An Existential Reflection from Living Alone
How Have You Lived all the In-Betweens of Life?
The Push and Pull Between Staying and Moving
It’s been over two months since I moved away from home to attend my current PhD program. The move initially was a lot more difficult than anticipated, and lead to a big drop in mental health.
In college, I had technically moved away for two years to a shared home with other women. However, I didn’t really feel that I had moved away. My dad would pick me up every Friday night to visit them for the weekend and take me back Sunday night. Break and vacation times were often spent at home unless I traveled. At the shared home, even though I had my own bed, bathroom cubby, fridge space, and kitchen cabinet, I didn’t feel that I had my own space. What I called home was back with my parents where I had my room and the space to do my own thing. So this move was the first, real-time I had moved away.
A second thing going on was that my dad’s passing was only last year. I stayed with my mom to keep her company the first year to make it emotionally easier on her. As she anticipated my move, I could see her distress about living alone. Her emotional discomfort constantly pulled me between starting my own life and staying to support her.
Another big factor was that my boyfriend was going to stay in Los Angeles for the time being. We had spoken about moving in together before but he wasn’t ready to leave his job. He wanted more experience, to save up a bit before leaving, and also would need to put in the time to go through the whole job search process.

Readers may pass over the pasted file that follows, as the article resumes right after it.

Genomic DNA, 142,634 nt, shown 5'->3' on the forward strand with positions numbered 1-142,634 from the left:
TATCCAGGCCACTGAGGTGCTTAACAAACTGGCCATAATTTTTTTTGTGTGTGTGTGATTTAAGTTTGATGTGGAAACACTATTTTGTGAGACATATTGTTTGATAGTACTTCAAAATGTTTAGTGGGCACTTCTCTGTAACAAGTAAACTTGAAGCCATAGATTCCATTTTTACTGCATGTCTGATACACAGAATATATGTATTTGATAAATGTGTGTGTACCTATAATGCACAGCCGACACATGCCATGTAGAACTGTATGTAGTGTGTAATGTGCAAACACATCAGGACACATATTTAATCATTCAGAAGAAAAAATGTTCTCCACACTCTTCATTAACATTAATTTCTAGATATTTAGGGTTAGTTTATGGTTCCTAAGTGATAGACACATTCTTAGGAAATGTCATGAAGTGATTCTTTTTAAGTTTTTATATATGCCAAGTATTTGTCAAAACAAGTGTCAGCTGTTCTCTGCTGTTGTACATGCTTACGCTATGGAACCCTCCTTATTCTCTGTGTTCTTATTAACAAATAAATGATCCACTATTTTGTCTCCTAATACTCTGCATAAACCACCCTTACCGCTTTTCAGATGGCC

Therefore, I was moving to a new place where the only person I knew was my new apartment manager. With everyone that I love and care for back in LA.
The first few days I felt a lot of distress. However, to be completely honest, I wasn’t sure what was distressing me. If it was the change in environment, being away from my childhood home, having to cope without my loved ones around, simply trying to figure out how to make a new home for myself, or all of the above.
With time, I created a comfortable routine for myself. Often my schedule would mismatch with my mom’s and boyfriend's. So outside of class and work, I spent a lot of time on my own without anyone to talk to. But during that alone time, I was able to reflect on a couple of things, which I think is well summarized in this book excerpt from Meditations: A New Translation by Marcus Aurelius, translated by Gregory Hays, Book 5, Line 31:
How have you behaved to the gods, to your parents, to your siblings, to your wife, to your children, to your teachers, to your nurses, to your friends, to your relatives? Have they all had from you nothing “wrong and unworthy, either word or deed”? Consider all that you’ve gone through, all that you’ve survived. And that the story of your life is done, and your assignment is complete. How many good things have you seen? How much pain and pleasure have you resisted? How many honors have you declined? How many unkind people have you been kind to?
The essence of this excerpt is:
1) Have you treated those around you fairly? Meaning that you resisted lashing out resentment, anger, or fear toward them? Have you held back from allowing your insecurities, ego, and biases from tainting your relationship with them? Have you done everything within your will to treat them lovingly and caringly, even if they did not deserve it?
2) If you were to die today at this moment and reflected on everything you had lived, done, and said up to that moment, would you say that you experienced enough of what the world has to offer? Did you remove yourself from desires and unnecessary comforts that would only hold you back in your life’s progress? And did you live humbly, honestly, and with integrity?
These questions, these reflections, are what haunt us as we age and grow if not fulfilled. It is my understanding that we were created with a purpose. But our purpose is not just one end goal. It is the process we take, our journey to getting there, and everything we do in between that makes up our life.
And so I realized one night while sitting alone on my bed after a long day of classes and a few hours of work that my distress was existential. I had done well in my past, but I had done perhaps as equally wrong. My moment of reflection was about going forward in forgiving myself for my shortcomings, and considering what could I do tomorrow to reach who I need to be to ultimately fulfill my purpose.